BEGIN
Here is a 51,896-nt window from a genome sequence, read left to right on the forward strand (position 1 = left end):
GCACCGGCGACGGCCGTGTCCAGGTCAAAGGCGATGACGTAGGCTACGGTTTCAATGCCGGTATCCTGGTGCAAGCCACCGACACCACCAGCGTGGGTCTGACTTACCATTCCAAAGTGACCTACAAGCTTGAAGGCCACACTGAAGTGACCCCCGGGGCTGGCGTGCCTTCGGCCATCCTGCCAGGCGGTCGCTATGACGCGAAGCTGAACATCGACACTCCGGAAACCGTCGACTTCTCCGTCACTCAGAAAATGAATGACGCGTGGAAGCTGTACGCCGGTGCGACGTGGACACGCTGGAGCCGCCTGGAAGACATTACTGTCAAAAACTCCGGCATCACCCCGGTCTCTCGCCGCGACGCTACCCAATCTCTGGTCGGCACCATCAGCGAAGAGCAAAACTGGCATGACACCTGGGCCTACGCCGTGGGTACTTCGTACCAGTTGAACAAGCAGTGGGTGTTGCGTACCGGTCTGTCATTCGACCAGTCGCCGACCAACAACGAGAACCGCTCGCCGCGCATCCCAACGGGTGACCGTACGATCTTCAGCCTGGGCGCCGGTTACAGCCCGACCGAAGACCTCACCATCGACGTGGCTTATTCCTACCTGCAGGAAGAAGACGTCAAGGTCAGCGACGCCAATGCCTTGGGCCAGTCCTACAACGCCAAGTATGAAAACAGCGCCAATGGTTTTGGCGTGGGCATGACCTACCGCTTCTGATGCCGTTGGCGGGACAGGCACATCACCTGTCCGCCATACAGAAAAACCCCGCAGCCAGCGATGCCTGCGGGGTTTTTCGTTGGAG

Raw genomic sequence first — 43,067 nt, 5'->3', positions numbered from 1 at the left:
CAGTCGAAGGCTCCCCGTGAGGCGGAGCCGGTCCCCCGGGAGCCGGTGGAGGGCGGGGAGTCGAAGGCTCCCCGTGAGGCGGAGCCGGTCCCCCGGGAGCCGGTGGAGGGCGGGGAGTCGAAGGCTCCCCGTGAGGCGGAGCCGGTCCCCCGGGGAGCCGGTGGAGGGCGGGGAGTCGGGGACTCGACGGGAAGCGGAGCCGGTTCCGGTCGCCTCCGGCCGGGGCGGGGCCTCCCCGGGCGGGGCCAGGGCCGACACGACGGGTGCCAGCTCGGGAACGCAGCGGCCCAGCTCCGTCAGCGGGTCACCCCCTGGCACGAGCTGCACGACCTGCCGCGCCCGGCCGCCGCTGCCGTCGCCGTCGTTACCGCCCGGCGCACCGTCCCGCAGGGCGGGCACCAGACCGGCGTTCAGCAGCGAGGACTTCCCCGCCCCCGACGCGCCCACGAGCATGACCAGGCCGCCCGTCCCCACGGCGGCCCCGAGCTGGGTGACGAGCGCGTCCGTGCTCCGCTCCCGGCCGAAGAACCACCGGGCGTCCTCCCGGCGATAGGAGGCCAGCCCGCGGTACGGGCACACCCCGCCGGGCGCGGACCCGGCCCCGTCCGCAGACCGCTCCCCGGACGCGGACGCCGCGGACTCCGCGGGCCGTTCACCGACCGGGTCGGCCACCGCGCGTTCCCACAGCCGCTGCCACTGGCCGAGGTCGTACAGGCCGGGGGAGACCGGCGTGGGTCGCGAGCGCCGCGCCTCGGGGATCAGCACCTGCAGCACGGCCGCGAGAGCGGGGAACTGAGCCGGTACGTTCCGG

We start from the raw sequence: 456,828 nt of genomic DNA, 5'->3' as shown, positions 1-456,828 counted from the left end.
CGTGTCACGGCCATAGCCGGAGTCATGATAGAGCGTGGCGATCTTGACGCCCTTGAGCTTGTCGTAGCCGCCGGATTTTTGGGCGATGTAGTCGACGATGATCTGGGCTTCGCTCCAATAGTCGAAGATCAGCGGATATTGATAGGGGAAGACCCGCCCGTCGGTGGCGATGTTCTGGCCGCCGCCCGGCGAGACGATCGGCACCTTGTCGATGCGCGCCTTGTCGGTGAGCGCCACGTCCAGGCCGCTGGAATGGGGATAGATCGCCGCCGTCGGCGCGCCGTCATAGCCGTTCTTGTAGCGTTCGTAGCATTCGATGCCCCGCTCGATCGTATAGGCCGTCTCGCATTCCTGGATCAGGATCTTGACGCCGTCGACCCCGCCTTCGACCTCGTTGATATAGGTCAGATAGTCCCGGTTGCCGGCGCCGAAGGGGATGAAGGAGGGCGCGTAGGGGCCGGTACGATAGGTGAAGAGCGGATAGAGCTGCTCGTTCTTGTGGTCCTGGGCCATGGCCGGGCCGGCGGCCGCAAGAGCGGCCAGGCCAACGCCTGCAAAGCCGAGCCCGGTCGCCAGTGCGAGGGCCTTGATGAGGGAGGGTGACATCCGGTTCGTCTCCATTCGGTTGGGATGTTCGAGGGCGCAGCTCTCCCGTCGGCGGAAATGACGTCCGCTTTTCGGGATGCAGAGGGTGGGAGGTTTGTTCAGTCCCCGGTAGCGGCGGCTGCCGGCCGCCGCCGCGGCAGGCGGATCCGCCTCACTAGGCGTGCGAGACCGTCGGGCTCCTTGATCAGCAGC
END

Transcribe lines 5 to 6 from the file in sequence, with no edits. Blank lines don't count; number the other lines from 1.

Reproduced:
We start from the raw sequence: 456,828 nt of genomic DNA, 5'->3' as shown, positions 1-456,828 counted from the left end.
CGTGTCACGGCCATAGCCGGAGTCATGATAGAGCGTGGCGATCTTGACGCCCTTGAGCTTGTCGTAGCCGCCGGATTTTTGGGCGATGTAGTCGACGATGATCTGGGCTTCGCTCCAATAGTCGAAGATCAGCGGATATTGATAGGGGAAGACCCGCCCGTCGGTGGCGATGTTCTGGCCGCCGCCCGGCGAGACGATCGGCACCTTGTCGATGCGCGCCTTGTCGGTGAGCGCCACGTCCAGGCCGCTGGAATGGGGATAGATCGCCGCCGTCGGCGCGCCGTCATAGCCGTTCTTGTAGCGTTCGTAGCATTCGATGCCCCGCTCGATCGTATAGGCCGTCTCGCATTCCTGGATCAGGATCTTGACGCCGTCGACCCCGCCTTCGACCTCGTTGATATAGGTCAGATAGTCCCGGTTGCCGGCGCCGAAGGGGATGAAGGAGGGCGCGTAGGGGCCGGTACGATAGGTGAAGAGCGGATAGAGCTGCTCGTTCTTGTGGTCCTGGGCCATGGCCGGGCCGGCGGCCGCAAGAGCGGCCAGGCCAACGCCTGCAAAGCCGAGCCCGGTCGCCAGTGCGAGGGCCTTGATGAGGGAGGGTGACATCCGGTTCGTCTCCATTCGGTTGGGATGTTCGAGGGCGCAGCTCTCCCGTCGGCGGAAATGACGTCCGCTTTTCGGGATGCAGAGGGTGGGAGGTTTGTTCAGTCCCCGGTAGCGGCGGCTGCCGGCCGCCGCCGCGGCAGGCGGATCCGCCTCACTAGGCGTGCGAGACCGTCGGGCTCCTTGATCAGCAGC